In The Armchair

Free Will

Posted in Armchair Ruminations by Armchair Guy on May 16, 2010

The November 2006 issue of New Scientist carried a series of articles entitled “The Big Questions”. One of the articles was titled “Do We Have Free Will?“. The same question was asked in a New York Times science section article on 2 Jan, 2007 entitled “Free Will: Now You Have It, Now You Don’t“. So, why are people asking the question? Isn’t it obvious that free will exists?

The question arises because all humans are, after all, collections of molecules obeying physical laws. In that sense, anything and everything we do is simply pre-determined by the laws of physics. We cannot have free will because we are bound by the physical laws governing our molecules. There is nothing “free” about our will. There is no such thing as choice, and consequently, no such thing as free will.

The New Scientist article cites the example of a person who was turned into a deviant by a brain tumour. When the tumour was removed, he became normal again. When the tumour later re-grew because a portion of it was missed out, the man exhibited the same deviant behaviour again. The man did not choose to bad things; he was simply a slave to the physical processes leading to his deviant behaviour.

Why should we care? How does the question of whether we have free will affect our everyday life? To borrow one clear example from the New Scientist article, in a situation where a disease results in deviant behaviour, should the person be punished? Most legal systems are based on an assumption of free will. A perpetrator is punished because he or she is responsible for the crime in the sense that that he or she willfully committed the crime. This entails an exercise of free will. Thus, those who can demonstrate an inability to exercise free will at the time of perpetration of a crime are those who are sentenced leniently or even let off unpunished. Now consider what would happen if everyone has an inability to exercise free will. Would no one be culpable for any crime in that case?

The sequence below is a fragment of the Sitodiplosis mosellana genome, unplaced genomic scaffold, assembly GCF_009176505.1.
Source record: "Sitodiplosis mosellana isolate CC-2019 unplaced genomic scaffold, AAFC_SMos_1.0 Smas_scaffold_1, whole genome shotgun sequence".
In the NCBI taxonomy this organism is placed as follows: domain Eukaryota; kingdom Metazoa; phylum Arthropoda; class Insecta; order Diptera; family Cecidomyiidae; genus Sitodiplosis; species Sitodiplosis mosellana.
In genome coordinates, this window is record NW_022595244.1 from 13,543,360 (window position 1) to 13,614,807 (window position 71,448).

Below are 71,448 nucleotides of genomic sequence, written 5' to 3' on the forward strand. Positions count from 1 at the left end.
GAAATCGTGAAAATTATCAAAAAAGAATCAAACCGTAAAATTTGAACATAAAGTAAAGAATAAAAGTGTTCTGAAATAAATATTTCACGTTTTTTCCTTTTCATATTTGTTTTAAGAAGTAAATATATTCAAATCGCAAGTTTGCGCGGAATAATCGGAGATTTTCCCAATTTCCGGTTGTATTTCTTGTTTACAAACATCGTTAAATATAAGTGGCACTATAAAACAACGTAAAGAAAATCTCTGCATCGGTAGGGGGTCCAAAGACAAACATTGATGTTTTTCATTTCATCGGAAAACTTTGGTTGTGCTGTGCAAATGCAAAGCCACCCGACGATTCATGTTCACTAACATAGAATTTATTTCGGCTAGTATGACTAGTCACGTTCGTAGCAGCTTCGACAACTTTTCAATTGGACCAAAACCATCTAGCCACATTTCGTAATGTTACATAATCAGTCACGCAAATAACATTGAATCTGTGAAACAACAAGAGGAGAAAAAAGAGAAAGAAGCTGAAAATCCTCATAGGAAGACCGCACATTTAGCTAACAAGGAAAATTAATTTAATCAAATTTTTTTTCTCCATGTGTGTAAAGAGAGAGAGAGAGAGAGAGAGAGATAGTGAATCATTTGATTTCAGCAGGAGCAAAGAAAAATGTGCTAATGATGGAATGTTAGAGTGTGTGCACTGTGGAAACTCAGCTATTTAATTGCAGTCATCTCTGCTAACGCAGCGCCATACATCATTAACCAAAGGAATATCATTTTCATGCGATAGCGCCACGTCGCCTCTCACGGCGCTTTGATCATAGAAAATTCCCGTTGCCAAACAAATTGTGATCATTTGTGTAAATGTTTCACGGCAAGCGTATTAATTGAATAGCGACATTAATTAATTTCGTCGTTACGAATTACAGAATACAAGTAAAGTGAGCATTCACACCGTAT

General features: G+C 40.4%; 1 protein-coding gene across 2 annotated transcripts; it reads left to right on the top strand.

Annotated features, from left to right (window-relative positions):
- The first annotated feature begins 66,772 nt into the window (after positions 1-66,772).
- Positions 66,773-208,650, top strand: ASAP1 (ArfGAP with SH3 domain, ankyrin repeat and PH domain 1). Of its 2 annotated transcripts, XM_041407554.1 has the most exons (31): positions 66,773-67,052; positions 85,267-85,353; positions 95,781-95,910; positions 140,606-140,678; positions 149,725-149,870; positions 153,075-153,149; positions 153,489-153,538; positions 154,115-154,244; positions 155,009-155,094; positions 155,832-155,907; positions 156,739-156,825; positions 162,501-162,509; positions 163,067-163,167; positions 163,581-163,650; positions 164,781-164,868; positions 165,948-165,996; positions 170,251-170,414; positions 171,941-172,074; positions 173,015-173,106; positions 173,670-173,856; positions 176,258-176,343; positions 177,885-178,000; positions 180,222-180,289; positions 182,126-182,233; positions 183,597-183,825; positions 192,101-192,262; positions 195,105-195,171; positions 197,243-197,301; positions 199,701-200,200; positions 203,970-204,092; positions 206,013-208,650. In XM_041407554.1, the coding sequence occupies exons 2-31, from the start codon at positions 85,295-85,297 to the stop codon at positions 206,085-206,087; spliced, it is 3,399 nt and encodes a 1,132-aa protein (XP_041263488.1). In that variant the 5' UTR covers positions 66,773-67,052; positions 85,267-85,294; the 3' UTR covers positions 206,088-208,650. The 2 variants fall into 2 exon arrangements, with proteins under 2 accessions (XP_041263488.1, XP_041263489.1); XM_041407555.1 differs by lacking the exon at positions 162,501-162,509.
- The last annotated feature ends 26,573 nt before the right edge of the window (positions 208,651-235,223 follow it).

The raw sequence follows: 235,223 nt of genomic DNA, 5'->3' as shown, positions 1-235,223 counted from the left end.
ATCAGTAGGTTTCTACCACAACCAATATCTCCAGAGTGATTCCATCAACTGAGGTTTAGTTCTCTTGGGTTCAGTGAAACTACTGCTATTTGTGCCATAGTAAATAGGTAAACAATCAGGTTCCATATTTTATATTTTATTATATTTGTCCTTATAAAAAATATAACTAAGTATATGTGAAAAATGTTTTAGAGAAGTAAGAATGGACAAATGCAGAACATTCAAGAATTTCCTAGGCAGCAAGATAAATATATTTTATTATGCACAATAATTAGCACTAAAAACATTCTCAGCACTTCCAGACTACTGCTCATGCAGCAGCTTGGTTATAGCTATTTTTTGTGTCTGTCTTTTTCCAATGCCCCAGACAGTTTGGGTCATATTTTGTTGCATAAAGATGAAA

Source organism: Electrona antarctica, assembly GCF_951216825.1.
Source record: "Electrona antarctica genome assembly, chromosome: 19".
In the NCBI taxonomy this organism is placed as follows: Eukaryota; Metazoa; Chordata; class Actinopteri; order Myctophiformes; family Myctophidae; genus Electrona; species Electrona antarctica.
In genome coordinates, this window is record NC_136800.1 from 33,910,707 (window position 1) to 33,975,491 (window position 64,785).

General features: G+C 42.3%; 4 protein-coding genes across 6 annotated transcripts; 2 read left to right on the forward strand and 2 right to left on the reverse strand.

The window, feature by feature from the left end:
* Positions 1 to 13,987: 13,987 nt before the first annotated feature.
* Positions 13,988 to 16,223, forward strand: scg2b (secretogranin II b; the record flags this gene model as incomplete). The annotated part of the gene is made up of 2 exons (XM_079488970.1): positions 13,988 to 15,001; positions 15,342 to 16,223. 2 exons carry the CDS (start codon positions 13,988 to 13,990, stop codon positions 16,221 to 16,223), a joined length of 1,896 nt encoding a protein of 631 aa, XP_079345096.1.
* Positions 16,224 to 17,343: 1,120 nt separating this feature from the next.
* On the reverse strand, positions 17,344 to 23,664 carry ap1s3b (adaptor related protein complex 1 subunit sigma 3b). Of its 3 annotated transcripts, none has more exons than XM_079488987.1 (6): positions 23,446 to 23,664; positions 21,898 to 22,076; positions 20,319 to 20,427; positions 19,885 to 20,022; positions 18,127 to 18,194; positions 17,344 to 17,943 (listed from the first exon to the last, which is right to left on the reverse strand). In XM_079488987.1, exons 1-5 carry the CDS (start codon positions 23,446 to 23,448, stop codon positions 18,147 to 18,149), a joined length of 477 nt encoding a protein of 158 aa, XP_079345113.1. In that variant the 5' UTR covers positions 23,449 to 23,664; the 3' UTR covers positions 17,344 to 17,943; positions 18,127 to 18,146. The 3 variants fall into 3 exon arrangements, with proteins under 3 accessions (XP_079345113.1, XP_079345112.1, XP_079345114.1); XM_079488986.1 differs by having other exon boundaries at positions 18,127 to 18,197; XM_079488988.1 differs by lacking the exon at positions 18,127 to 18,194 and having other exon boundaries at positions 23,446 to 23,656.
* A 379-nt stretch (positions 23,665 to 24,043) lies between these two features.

I think free will exists only as an illusion. We don’t really have free will, and we are in fact slaves to physical laws. When we think we are making a decision, we are in fact only obeying the dictates of the laws of physics.

However, the illusion of free will is both useful and consistent. It is consistent because we cannot predict in advance what will happen. It is useful because we can use it to make sense of the way human societies organize themselves. This needs some elaboration. Maybe in a later post.

Free Will is Really a Question of Epistemology

Free will may have more to do with epistemology than physics.  Suppose the universe is indeed deterministic in the collection of rules sense.  That is, there is a set of transition functions that tell us how to calculate the next state of the universe given the current state of the universe.  However, we still lack complete knowledge of the future because we don’t have access to these transition functions.  Besides, we may not be able to apply the transition function.

First, we don’t know the entire current state of the universe, which is required as an input to the transition functions.

Second, suppose we grant that the first point is not an obstacle.  To answer a particular question maybe we only need a partial state of the universe which we actually know.  However, applying the transition function to calculate the next state may not be in the causal sequence for us.  That is, the transition functions themselves may not predict that we will apply them and find out the future.

So that’s why we don’t know the future.  Now the crux of my argument is this: that what we term “Free Will” is simply a statement about our state of knowledge.  When we are faced with two choices A and B, and we say “I made choice A out of my own Free Will at time 2”, what we are really saying is “At time 1 I didn’t have the knowledge/computational resources/ability to know for sure that I was restricted to choice A at time 2”. Since we don’t have knowledge of the future’s certainty, we don’t feel it is certain.  We feel that we have made a choice.

In this sense, Free Will is an illusion.  It is not that we could have made choice B; it is just that we feel we could have made choice B.  The feeling is Free Will, and it arises from the fact that, as part of the universe, we cannot calculate at time 1 what the choice at time 2 will be, or even see that the choice is fixed (since we are not intuitively aware of the transition functions).  Applying intuition, since we cannot calculate the choice or even perceive the transition functions, we assume that “we could have made” another choice.